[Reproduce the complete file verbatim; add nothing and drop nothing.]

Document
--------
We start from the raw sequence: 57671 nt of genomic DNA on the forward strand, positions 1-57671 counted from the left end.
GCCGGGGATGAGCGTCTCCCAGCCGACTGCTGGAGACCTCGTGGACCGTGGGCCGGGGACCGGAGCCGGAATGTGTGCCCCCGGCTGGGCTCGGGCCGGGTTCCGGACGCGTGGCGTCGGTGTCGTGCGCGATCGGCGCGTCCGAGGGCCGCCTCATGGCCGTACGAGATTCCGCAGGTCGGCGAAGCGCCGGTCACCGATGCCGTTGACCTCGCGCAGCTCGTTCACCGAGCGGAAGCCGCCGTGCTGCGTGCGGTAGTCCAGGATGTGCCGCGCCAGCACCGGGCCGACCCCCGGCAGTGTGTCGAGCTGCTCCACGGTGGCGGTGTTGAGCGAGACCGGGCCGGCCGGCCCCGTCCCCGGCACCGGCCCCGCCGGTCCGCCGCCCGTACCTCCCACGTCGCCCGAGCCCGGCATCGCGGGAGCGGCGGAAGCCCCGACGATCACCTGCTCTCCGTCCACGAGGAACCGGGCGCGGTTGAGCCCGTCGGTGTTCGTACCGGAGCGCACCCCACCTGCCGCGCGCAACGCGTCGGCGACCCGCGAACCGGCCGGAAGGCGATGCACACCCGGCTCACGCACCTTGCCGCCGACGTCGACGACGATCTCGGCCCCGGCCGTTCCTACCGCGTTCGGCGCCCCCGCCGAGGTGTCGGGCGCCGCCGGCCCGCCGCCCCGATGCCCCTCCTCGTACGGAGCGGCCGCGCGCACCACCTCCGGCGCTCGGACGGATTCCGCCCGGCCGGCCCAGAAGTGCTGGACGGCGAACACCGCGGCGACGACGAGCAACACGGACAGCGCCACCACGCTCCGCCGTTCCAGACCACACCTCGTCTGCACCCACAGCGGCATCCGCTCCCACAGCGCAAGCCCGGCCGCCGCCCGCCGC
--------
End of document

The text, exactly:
We start from the raw sequence: 57671 nt of genomic DNA on the forward strand, positions 1-57671 counted from the left end.
GCCGGGGATGAGCGTCTCCCAGCCGACTGCTGGAGACCTCGTGGACCGTGGGCCGGGGACCGGAGCCGGAATGTGTGCCCCCGGCTGGGCTCGGGCCGGGTTCCGGACGCGTGGCGTCGGTGTCGTGCGCGATCGGCGCGTCCGAGGGCCGCCTCATGGCCGTACGAGATTCCGCAGGTCGGCGAAGCGCCGGTCACCGATGCCGTTGACCTCGCGCAGCTCGTTCACCGAGCGGAAGCCGCCGTGCTGCGTGCGGTAGTCCAGGATGTGCCGCGCCAGCACCGGGCCGACCCCCGGCAGTGTGTCGAGCTGCTCCACGGTGGCGGTGTTGAGCGAGACCGGGCCGGCCGGCCCCGTCCCCGGCACCGGCCCCGCCGGTCCGCCGCCCGTACCTCCCACGTCGCCCGAGCCCGGCATCGCGGGAGCGGCGGAAGCCCCGACGATCACCTGCTCTCCGTCCACGAGGAACCGGGCGCGGTTGAGCCCGTCGGTGTTCGTACCGGAGCGCACCCCACCTGCCGCGCGCAACGCGTCGGCGACCCGCGAACCGGCCGGAAGGCGATGCACACCCGGCTCACGCACCTTGCCGCCGACGTCGACGACGATCTCGGCCCCGGCCGTTCCTACCGCGTTCGGCGCCCCCGCCGAGGTGTCGGGCGCCGCCGGCCCGCCGCCCCGATGCCCCTCCTCGTACGGAGCGGCCGCGCGCACCACCTCCGGCGCTCGGACGGATTCCGCCCGGCCGGCCCAGAAGTGCTGGACGGCGAACACCGCGGCGACGACGAGCAACACGGACAGCGCCACCACGCTCCGCCGTTCCAGACCACACCTCGTCTGCACCCACAGCGGCATCCGCTCCCACAGCGCAAGCCCGGCCGCCGCCCGCCGC